Arts & Culture

Wait Wait...Don't Tell Me!
6:35 pm
Fri June 6, 2014

Not My Job: Project Runway's Tim Gunn Gets Quizzed On Terrible Fashion

Richard Drew AP

Originally published on Wed June 11, 2014 10:16 am

As a mentor on Project Runway, Tim Gunn has become a nationally beloved icon of good taste and optimism in the face of some terrible ideas. And since he's always urging designers to "make it work," we've invited him to play a game called "You're never going to make that work." Three questions about fashion ideas that we believe are truly beyond help.

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Dining
6:05 pm
Fri June 6, 2014

5 Great Milwaukee Spots to Imbibe the Perfect Summer Drink

Refreshing alcoholic drinks can be found around Milwaukee this summer. Claire Hanan has the scoop on the drink that hits the spot.
Credit armandofitnessexpert

Lake Effect's Stephanie Lecci speaks with Claire Hanan.

Each summer, Milwaukee Magazine compiles its list of what’s what in town, and among this year’s offerings is a guide to the best places for a refreshing – and alcoholic – drink this summer.

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Arts & Culture
5:50 pm
Fri June 6, 2014

Milwaukee Man's WWII Collection Now on Display Focuses on Jewish Fighters

Milwaukee collector Wim Leydes wants to tell the story of the Jewish Brigade and the Jewish Partisans who fought in WWII.
Stephanie Lecci

Lake Effect's Stephanie Lecci speaks with Vim Leydes and Steve Daily.

A new exhibit opening today in Milwaukee, in time to commemorate the 70th anniversary of D-Day, is focusing on some lesser-known moments of valor during WWII.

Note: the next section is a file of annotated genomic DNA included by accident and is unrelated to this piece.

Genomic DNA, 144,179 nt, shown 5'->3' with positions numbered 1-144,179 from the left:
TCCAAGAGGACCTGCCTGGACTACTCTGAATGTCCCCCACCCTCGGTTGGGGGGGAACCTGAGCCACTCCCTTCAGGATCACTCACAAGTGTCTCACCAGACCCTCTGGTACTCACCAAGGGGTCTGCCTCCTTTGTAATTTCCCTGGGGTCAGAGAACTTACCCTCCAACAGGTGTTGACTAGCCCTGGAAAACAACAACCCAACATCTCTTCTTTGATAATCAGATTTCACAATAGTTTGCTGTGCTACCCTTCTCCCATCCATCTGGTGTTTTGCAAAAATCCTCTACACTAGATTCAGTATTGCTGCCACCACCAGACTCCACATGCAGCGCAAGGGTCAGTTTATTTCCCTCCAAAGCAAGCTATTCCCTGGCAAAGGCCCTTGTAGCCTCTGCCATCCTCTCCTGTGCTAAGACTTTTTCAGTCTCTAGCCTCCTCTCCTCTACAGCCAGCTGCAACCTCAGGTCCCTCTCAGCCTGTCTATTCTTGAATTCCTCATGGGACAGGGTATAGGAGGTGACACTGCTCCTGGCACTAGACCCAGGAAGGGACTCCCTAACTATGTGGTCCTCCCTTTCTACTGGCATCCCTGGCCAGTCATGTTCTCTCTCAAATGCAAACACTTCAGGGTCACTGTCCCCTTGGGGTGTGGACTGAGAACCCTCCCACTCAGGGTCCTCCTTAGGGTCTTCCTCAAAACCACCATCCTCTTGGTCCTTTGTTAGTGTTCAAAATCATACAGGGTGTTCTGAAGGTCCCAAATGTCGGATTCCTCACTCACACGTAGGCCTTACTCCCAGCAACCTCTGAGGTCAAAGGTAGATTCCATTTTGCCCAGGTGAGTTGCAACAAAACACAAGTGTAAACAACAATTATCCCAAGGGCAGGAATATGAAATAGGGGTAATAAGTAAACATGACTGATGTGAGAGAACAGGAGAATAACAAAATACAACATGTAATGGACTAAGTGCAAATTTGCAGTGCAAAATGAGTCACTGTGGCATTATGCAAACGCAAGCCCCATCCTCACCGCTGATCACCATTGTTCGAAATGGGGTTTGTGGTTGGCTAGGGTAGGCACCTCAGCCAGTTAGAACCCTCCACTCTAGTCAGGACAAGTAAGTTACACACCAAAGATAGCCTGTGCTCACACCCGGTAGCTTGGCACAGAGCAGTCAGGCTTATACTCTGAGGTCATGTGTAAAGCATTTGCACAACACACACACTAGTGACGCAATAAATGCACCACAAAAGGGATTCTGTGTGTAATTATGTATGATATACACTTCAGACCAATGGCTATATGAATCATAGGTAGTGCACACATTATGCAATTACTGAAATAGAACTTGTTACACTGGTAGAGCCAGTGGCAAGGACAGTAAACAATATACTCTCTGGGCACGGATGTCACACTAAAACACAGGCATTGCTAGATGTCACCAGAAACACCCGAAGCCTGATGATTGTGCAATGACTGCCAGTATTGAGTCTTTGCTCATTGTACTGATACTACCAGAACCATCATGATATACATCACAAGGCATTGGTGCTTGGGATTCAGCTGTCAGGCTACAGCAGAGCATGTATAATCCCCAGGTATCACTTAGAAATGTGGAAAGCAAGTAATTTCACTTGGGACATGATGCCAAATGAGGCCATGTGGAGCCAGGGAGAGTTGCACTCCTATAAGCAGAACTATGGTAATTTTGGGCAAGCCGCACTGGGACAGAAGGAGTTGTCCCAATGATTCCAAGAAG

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World Cafe
5:10 pm
Fri June 6, 2014

Sharon Van Etten On World Cafe

Sharon Van Etten.
Courtesy of the artist

Brooklyn singer-songwriter Sharon Van Etten made her debut in 2008 with a bare-bones album called Because I Was in Love. She followed it with 2010's Epic and 2012's Tramp, which was produced by The National's Aaron Dessner. As she's pushed herself to improve on each album, Van Etten's remarkable emotional honesty has remained constant.

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Music News
4:49 pm
Fri June 6, 2014

Nobody Panic! It's Only A Pop Song About Sex

Like the song says, his wife's gone to the country and, well, you fill in the blanks.
Courtesy of Jody Rosen

Originally published on Sun June 15, 2014 10:36 am

Before 1909, American pop songs could be romantic and even coy about sex. But none were so explicit about adultery as "I Love My Wife — But Oh! You Kid!" about a married man named Jonesy and the young lass who catches his eye.

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History
4:47 pm
Fri June 6, 2014

One Day At Normandy Sent Ripples Across Two Veterans' Lives

D-Day veteran Ralph Frias was a linguist and forward observer with the 19th Corps 963 Battalion and went over the Normandy cliffs in search of American paratroopers. After the fighting, he interviewed German POWs and French civilians.
Amy Ta NPR

Originally published on Fri June 6, 2014 6:29 pm